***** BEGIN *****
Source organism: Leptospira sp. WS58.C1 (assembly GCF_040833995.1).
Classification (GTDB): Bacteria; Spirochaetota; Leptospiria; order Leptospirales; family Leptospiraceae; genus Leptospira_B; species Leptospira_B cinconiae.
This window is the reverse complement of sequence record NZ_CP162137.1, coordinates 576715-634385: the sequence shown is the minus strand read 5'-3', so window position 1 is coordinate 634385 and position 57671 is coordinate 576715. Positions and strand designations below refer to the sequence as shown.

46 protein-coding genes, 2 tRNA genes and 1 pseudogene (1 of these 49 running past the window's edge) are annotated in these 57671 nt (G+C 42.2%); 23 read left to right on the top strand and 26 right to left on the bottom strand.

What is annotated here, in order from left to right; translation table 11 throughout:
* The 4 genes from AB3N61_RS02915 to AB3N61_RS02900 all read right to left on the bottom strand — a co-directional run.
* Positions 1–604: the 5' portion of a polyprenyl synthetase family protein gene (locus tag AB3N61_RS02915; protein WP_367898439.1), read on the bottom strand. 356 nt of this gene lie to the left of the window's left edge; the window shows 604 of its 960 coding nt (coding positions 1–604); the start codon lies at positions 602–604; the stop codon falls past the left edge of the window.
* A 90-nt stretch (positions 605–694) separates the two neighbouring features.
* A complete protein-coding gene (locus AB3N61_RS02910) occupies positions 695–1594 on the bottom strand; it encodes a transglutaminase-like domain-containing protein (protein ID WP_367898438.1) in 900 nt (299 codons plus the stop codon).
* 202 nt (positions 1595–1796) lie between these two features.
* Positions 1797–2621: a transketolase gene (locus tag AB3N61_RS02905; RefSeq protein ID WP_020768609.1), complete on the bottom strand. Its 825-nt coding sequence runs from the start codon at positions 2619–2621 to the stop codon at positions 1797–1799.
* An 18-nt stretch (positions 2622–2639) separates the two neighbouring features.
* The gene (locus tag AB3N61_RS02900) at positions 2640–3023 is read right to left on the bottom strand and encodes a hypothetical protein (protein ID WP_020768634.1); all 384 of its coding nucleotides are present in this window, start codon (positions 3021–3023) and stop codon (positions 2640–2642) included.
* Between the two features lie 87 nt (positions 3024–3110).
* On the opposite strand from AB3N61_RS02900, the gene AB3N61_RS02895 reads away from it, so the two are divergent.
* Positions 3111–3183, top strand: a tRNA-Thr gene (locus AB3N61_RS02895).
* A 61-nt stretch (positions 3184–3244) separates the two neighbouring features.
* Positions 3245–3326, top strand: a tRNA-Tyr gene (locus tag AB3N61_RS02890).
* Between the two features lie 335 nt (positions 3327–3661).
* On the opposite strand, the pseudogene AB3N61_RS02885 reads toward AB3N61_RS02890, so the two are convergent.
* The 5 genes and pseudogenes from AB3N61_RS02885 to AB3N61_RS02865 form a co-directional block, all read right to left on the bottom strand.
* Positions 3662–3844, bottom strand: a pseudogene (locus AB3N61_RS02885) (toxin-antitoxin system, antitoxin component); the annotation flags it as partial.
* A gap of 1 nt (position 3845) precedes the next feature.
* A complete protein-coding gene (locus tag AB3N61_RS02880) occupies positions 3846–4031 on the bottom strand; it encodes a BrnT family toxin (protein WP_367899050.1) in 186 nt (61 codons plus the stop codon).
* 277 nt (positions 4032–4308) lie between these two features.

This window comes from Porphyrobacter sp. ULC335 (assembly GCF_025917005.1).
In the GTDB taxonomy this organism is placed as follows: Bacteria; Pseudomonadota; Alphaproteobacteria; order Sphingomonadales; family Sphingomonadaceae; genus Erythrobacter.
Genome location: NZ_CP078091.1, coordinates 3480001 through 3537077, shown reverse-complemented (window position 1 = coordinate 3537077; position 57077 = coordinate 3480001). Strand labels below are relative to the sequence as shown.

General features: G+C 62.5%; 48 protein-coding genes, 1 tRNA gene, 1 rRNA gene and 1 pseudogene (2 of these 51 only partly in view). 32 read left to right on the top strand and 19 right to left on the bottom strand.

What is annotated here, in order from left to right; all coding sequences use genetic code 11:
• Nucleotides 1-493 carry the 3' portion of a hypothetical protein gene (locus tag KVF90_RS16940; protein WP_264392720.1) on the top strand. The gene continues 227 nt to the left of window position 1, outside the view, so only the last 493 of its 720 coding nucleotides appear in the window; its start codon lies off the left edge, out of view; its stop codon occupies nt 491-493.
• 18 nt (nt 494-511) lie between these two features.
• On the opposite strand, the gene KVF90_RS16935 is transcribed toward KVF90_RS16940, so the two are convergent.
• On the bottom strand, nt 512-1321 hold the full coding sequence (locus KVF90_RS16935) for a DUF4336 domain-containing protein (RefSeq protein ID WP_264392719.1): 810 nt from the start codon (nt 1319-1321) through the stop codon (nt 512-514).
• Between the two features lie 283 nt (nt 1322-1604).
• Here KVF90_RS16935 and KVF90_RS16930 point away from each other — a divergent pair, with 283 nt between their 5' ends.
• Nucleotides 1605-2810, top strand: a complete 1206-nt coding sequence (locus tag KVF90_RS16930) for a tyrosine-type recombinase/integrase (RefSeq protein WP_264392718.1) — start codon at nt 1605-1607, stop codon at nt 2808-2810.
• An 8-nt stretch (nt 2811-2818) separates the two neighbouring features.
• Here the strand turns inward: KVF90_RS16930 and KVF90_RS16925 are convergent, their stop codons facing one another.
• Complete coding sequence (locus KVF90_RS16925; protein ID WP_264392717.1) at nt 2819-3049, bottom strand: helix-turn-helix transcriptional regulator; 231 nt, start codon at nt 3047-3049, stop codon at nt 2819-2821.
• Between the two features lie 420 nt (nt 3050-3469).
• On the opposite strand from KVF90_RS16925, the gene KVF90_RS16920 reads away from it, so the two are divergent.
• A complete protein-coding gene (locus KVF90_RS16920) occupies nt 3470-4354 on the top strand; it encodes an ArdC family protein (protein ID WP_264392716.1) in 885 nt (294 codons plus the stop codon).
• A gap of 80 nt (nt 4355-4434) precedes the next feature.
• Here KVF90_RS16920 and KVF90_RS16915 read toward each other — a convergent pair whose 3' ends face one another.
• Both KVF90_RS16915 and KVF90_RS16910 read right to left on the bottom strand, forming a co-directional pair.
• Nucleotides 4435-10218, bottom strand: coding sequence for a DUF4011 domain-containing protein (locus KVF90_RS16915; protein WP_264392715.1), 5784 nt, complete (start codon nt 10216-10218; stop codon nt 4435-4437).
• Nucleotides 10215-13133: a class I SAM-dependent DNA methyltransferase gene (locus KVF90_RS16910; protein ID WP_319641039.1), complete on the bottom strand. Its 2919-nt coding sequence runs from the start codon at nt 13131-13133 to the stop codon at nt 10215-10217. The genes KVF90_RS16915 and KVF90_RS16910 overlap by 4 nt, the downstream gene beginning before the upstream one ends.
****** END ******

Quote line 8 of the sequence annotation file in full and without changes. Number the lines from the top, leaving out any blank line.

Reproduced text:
* A 90-nt stretch (positions 605–694) separates the two neighbouring features.